Improving the performance of your web site is an ongoing job, with updated, relevant, well organised content the key to achieving your on-line objectives. As a business owner or marketer a lot of this will be done via gut instinct. However, you can automate a lot of this with actual facts and figures via a number of paid for and free tools available. These are essential to help you cut corners and keep on top of your site which is constantly evolving both internally and externally.
Today I repurchased Screaming Frog, an SEO Spider Tool that I used to have for a few years but let it lapse. It is extremely handy for discovering a whole range of issues with a web site such as:
- Broken links (my main reason for purchasing)
- Missing Title tags
- Meta Description information (it also does keywords but that holds no relevance)
Within all the reports, it is possible to drill down into individual items and see where the links are, where they are going and readily fix them. A newer feature (I think) is the ability to find images that have been uploaded that are over 100kb – this is important as the page loading speed is a critical factor in your visitors enjoyment and therefore also Google Page rankings.
In addition to this tool, I also use SEMrush via one of my customers for their web site. This is a comprehensive suite of tools for you to track your web sites performance in Google, linking it into Google Analytics and Webmaster tools, page suggestions, volume of searches each month by keyword which helps when creating pages and what to target. If you can afford it and have time to implement the suggestions, the $99 a month is an invaluable resource.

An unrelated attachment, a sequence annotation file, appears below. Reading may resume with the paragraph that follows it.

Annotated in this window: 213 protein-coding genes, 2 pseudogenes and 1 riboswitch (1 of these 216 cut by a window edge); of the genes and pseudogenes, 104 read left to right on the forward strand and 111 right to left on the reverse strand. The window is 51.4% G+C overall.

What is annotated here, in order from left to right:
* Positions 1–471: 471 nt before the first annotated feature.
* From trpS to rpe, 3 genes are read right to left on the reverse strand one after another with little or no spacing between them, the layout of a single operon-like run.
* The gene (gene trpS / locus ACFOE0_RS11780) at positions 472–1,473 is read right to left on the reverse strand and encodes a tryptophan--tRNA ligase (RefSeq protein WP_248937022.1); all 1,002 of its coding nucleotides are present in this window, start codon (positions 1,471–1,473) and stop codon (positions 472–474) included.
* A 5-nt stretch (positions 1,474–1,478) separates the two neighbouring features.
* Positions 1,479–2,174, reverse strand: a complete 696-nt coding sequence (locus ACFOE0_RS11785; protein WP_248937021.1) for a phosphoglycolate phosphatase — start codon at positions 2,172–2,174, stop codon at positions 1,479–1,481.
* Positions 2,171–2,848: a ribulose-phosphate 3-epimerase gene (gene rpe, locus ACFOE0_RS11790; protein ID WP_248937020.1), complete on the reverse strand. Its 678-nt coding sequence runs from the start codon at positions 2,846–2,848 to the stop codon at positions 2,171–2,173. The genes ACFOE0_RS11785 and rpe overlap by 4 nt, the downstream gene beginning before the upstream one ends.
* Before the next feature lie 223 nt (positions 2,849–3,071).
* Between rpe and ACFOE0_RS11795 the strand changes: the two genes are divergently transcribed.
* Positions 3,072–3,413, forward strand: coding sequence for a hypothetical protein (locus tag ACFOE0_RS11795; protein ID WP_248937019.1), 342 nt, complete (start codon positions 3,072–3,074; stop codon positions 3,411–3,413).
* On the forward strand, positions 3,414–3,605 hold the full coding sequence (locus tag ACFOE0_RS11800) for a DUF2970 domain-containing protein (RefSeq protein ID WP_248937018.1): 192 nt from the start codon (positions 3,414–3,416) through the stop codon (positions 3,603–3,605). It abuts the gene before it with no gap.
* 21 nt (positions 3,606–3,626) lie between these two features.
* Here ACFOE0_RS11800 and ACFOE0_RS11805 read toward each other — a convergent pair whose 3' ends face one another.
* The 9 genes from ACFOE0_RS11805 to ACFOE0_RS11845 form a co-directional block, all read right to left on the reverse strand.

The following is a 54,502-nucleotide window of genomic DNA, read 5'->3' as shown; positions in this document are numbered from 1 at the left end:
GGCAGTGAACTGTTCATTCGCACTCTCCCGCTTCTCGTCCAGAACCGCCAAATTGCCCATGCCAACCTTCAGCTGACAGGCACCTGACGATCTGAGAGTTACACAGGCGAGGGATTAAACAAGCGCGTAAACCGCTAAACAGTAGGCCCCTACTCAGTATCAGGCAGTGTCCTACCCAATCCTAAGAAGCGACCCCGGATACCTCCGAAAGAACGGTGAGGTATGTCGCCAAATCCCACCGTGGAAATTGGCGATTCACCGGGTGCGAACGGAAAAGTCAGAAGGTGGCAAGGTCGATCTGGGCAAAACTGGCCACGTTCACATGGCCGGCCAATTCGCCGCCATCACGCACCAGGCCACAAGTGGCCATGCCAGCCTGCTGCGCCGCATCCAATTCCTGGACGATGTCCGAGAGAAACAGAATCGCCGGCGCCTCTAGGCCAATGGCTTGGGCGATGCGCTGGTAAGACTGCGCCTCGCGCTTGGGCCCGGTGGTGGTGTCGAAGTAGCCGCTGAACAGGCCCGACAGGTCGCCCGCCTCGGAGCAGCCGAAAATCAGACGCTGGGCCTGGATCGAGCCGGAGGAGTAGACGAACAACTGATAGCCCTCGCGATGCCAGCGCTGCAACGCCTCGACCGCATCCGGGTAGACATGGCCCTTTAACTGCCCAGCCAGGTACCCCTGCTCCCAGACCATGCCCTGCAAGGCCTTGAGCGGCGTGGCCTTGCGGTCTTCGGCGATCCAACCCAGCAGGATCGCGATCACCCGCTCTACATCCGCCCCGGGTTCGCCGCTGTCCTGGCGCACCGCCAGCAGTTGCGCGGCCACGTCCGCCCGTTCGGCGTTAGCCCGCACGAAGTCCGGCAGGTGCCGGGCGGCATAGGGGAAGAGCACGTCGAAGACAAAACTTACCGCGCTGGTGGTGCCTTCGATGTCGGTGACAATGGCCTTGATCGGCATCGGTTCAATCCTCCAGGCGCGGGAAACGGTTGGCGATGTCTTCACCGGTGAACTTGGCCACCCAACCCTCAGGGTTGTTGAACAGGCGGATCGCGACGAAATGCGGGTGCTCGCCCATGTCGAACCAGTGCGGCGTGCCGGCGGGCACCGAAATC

I’ve covered other tools that are suggested via the BrightonSEO blog, but using your own Google Analytics information and drilling down into what is popular (or not) can reveal a lot of information. If you have a search tool, you can add this to Analytics to see what people are tying into your web site which has previously helped us recommend what pages need to be more prominent or new products that aren’t already available – if you have set this up, it is under Behaviour | Site Search | Overview.
Google search console has been around for many years and assuming you have registered your URL you can access a wealth of useful information to help your site. The tools also include keywords, your current position and the volume of searches (a basic form of the SEMRush information) but can reveal what you should be prioritising on your web site. I first used a similar tool in Overture (long since gone) to revolutionise our Cater For You business after seeing the most popular searches and adjusting our product range accordingly.
If you would like me to analyse your site via a tool and /or my eyes, then please contact me.